For the next five uninterrupted hours, McNeely held court, focusing on what he believed was a breakthrough in his investigation. In recent weeks, prompted in part by my inquiry, he’d gone beyond poking holes in Shaffer’s Oglethorpe claims to construct his own narrative of what Shaffer did on April 3 and 4, 1948. At the core of his version is the photo that appears, sometimes cropped, on the cover of every edition of Walking With Spring: an April 1948 picture that captures Shaffer from behind, the sun at his back as he bears a loaded pack and gazes east over Georgia’s Sequoyah Lake, which sits roughly 10 miles northeast of Shaffer’s supposed starting point, in Jasper, Georgia. It’s a hopeful image of a young man setting out on an historic journey, but it was, troublingly, not taken anywhere near the Appalachian Trail. How did Shaffer end up at this spot?

To answer this question, McNeely first asked where Shaffer bought his road map. He established that there were two gas stations selling maps in Jasper in 1948. One was a Gulf, the other a Texaco, and McNeely reckoned that both stations were likely dispensing a 1946 Rand-McNally map that errantly placed Mount Oglethorpe several miles west of its actual location.

“Bill,” McNeely told me at the HoJo, “I’ve looked at the map very closely. I bought a copy on eBay.”

The errant 1946 map, as McNeely tells it, routed Shaffer past Sequoyah Lake on his way to Mt. Oglethorpe. To get from Jasper to Oglethorpe, he should have taken a different route. “It was a human error,” McNeely said, trying to be generous, “and I admire Earl Shaffer. He may have flunked an ethical test, but he was so determined and so tough. He got lost. He was constantly running out of food. I would have given up!”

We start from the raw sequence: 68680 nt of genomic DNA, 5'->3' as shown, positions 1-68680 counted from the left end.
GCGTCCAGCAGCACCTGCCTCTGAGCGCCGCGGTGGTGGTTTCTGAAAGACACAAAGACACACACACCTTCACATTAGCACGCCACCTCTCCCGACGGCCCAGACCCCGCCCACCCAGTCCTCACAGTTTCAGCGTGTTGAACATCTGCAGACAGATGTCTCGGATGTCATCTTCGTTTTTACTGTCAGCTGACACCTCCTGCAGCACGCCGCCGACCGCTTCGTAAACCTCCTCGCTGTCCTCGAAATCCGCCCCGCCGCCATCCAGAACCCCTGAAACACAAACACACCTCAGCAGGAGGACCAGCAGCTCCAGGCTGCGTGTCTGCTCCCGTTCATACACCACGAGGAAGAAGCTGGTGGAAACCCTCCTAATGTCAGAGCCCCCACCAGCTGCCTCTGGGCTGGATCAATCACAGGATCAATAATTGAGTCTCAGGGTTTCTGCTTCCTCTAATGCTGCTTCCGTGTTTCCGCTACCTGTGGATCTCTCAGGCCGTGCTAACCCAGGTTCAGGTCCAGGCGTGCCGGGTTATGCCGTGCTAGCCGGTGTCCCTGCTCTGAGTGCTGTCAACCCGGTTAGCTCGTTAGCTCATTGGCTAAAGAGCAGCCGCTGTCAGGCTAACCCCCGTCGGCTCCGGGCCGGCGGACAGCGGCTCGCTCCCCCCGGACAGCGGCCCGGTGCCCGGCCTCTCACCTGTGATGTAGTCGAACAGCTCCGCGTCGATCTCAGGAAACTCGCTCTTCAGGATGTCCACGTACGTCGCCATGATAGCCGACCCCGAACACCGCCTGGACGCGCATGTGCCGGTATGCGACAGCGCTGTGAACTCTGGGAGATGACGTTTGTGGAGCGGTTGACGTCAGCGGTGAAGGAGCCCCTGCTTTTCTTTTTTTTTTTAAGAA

Listening, I found myself puzzling over which ethical code Shaffer violated. Today, there are ironclad rules regarding timed runs on the AT: If you want to beat Belgian dentist Karel Sabbe’s 2018 record  sprint of 41 days, 7 hours and 39 minutes, you better cover every inch of the trail. But when the question is, “Who gets to call themselves a thru-hiker?” the rules are much more lenient. The Appalachian Trail Conservancy awards 2,000 mile patches to hikers (and, yes, dogs) on what it calls the “honor system” and doesn’t mind if folks hop in a vehicle to avoid “a flood, a forest fire, or an impending storm.”

In 1948, there weren’t any standards at all. Indeed, says Mills Kelly, a George Mason University history professor at work on a book about the AT, “The very idea of hiking the entire trail in a 12-month period simply didn’t exist, and the trail wasn’t fully blazed the way that it is today.” Kelly holds that, “Asking if it was an ethical breach is the wrong question.”

Maybe so. But isn’t lying simply wrong, no matter the year or the trail condition? I have to admit that I’m with McNeely in doubting Shaffer’s claim that he hiked miles in the dark to find shelter on the night of April 4. And I can’t see how a hiker following the AT would end up at Sequoyah Lake. In my mind’s eye, an indicting vintage film flickers to life: I can see Shaffer hunched over his writing desk, scrambling to account for his navigational blunders.